One objective of the invention is, in particular, to overcome the drawbacks of the prior art by solving the technical problem, namely to obtain a soda-lime-silica material, that is to say belonging to the Na2O—CaO—SiO2 system, having increased mechanical properties, in particular good resistance to scratch propagation, and which also allows improved tempering.

Another objective of the invention is to provide a soda-lime-silica material having, in addition to the desired mechanical strength and to the fact that it allows improved tempering, the aesthetics desired as a function of the application for which it is intended. The invention proposes, in this context, to provide a soda-lime-silica material which is transparent or alternatively has a pleasant milky opaque appearance comparable to that of opal glass but without the addition of an opacifier.

Finally, one objective of the invention is to provide a solution to the disadvantages of the prior art which is simple, economical and has a low environmental impact.

4. SUMMARY OF THE INVENTION

In accordance with one particular embodiment, the invention relates to a glass-ceramic material having SiO2, Na2O and CaO as main components.

According to the invention, the glass-ceramic material comprises crystalline particles constituted essentially of SiO2 and dispersed homogeneously in the volume of an amorphous matrix.

Thus, the material according to the invention makes it possible to overcome the drawbacks of the materials from the prior art and to solve the stated technical problem. Specifically, the inventors have demonstrated that it was possible, contrary to the teaching of the prior art, to obtain a soda-lime-silica glass-ceramic material. Indeed, it is maintained in the scientific literature, and in particular in the article by Strnad et al., published in Physics and Chemistry of Glasses (Vol. 14, No. 2, April 1973), that it is impossible to produce a homogeneous crystallization in the volume of a glass belonging to this system and that only an uncontrolled heterogeneous crystallization may be obtained in this case. The prior art does not furthermore propose any glass-ceramic in the soda-lime-silica system comprising an amorphous phase and a crystalline phase dispersed homogeneously in the volume of said amorphous phase. On the contrary, the transparency necessary in common applications of soda-lime-silica glass (architecture, motor vehicles, etc.) has always led a person skilled in the art to envisage only amorphous materials and has always encouraged a person skilled in the art to optimize the composition of the glass and also the manufacturing process thereof in order to prevent or at least limit the unwanted devitrification phenomenon.

Furthermore, the inventors have demonstrated, very surprisingly, that a soda-lime-silica material of glass-ceramic type made it possible to achieve CTE values higher than a corresponding amorphous glass.

The soda-lime-silica glass-ceramic material according to the invention thus has an increased mechanical strength, in particular good resistance to scratch propagation, and it also allows improved tempering. The glass-ceramic material of the invention is, furthermore, economically and aesthetically acceptable for standard applications in the building industry, the motor vehicle industry, decoration or the manufacture of small bottles.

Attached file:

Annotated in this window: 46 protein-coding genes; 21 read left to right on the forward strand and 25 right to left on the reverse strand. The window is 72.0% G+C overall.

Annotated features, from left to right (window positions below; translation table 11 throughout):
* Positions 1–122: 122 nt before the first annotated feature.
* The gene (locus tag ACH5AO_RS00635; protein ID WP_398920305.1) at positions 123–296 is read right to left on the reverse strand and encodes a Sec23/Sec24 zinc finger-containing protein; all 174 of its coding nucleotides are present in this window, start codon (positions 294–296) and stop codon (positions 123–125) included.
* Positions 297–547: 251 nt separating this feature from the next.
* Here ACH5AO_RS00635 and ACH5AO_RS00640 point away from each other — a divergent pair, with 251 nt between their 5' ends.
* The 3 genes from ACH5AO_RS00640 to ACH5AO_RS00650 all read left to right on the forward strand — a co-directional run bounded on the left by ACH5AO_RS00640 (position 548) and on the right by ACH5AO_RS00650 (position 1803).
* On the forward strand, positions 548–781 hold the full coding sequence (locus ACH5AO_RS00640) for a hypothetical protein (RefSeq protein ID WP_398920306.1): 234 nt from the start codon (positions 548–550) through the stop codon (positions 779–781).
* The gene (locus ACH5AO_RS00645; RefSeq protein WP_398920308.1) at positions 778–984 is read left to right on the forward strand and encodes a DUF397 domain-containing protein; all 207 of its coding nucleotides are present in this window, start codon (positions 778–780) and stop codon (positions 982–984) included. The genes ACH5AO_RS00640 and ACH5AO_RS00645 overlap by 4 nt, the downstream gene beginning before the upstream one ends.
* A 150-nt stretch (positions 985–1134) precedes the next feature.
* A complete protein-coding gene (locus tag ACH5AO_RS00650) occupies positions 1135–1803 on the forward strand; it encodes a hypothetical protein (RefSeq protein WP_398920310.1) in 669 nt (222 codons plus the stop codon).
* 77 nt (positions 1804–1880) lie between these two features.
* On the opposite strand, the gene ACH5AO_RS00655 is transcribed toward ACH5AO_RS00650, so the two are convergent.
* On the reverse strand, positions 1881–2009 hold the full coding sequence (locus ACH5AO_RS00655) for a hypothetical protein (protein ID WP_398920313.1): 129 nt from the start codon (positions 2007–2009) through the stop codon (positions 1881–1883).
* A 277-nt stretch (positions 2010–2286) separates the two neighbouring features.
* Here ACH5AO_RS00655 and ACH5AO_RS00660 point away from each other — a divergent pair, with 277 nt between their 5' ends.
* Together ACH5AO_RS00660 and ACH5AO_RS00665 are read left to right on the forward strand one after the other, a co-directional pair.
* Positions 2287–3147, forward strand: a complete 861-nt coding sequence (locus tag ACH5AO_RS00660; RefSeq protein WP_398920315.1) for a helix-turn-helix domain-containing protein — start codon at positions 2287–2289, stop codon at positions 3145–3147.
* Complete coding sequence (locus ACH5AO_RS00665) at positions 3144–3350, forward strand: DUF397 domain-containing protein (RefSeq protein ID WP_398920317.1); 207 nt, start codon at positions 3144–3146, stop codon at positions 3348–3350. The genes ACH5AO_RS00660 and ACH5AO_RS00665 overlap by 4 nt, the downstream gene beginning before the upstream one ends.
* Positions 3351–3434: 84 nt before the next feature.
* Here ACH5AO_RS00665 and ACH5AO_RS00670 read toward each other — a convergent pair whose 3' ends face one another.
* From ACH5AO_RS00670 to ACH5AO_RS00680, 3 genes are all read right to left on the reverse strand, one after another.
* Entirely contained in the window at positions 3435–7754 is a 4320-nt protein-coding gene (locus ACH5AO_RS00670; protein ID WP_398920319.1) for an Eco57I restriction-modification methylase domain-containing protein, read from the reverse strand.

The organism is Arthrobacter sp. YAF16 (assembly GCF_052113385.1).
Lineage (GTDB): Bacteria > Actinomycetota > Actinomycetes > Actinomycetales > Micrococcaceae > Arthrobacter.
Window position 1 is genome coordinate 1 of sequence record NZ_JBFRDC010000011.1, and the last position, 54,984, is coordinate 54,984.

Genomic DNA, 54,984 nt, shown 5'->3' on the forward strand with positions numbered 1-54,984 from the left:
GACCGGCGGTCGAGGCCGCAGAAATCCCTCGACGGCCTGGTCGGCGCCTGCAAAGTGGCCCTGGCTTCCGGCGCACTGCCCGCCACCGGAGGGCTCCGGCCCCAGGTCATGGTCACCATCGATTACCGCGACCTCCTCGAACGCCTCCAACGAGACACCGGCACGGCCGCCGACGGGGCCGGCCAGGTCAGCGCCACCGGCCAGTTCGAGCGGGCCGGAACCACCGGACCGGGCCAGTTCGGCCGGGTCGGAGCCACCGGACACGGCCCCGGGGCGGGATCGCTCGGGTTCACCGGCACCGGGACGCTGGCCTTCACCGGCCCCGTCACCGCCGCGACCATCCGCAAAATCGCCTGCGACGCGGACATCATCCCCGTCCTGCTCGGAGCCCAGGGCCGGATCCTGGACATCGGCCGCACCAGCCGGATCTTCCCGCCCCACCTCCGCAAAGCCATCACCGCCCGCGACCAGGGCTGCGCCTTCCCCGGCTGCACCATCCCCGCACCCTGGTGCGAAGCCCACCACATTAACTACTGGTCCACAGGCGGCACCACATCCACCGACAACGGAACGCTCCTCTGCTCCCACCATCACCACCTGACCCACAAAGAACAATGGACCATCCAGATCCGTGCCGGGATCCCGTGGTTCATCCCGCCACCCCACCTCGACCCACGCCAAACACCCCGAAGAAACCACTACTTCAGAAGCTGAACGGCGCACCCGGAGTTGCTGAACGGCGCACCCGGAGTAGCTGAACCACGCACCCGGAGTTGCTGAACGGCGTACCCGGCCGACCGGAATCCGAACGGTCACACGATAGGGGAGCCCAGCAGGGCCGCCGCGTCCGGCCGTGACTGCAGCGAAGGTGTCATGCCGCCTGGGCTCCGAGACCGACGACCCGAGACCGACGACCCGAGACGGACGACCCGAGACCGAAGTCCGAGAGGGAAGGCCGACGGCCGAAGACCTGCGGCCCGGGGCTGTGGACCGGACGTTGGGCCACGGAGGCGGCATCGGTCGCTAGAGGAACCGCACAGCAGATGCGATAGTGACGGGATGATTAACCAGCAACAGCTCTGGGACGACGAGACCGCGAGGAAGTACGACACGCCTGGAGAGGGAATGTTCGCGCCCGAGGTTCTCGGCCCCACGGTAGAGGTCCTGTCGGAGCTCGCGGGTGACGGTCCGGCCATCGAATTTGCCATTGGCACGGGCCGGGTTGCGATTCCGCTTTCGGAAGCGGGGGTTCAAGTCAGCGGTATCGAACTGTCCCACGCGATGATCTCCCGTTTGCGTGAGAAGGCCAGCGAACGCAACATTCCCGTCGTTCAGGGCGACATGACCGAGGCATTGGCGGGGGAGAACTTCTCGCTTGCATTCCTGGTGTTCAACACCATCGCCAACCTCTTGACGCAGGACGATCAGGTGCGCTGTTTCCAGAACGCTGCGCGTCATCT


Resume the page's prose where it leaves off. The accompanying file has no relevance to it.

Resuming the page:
In accordance with one particular embodiment, the crystalline particles dispersed homogeneously in the volume of an amorphous matrix have a size between 5 nm and 500 μm. Preferably, in order to obtain a material which is transparent, the crystalline particles have a size between 5 nm and 500 nm. Preferably, in order to obtain a material that has a milky opaque appearance, comparable to that of opal glass, the crystalline particles have a size between 500 nm and 500 μm.

The invention also relates to a sheet constituted of the glass-ceramic material as described previously and also to an article comprising at least one such sheet.

The present invention will be described in greater detail and in a non-restrictive manner. The appended figure represents an image obtained by electron microscopy of a material in accordance with the invention.

5. DESCRIPTION OF AT LEAST ONE EMBODIMENT OF THE INVENTION

The material according to the invention is a glass-ceramic material. The term “glass-ceramic” is understood to mean a material which has both a glassy phase and a crystalline phase and which results from the controlled devitrification of a glass.

The material according to the invention is a soda-lime-silica material, that is to say a material that belongs to the Na2O—CaO—SiO2 system. The material of the invention hence has SiO2, Na2O and CaO as main components. In particular, the material of the invention comprises, as a percentage by total weight, 60 to 85% of SiO2, 1 to 25% of Na2O and 1 to 25% of CaO. Additionally, it may comprise other components in minor amounts such as K2O, MgO, Al2O3, BaO, various dyestuffs or residues originating from additives that modify the redox (NaNO3, Na2SO4, coke, etc.). Preferably, these components, if they are present in the material of the invention, will not exceed, in total, 15% by weight of the material.

According to one particular embodiment of the invention, the material is free of the element fluorine. Such a material hence has a low environmental impact, in particular compared to opal glass, the opacifier of which is conventionally based on fluorides. The expression “free of” means, in the present invention, that the material only comprises the element fluorine in trace amounts. Preferably, the material only comprises the element fluorine in an amount of less than 500 ppm by weight.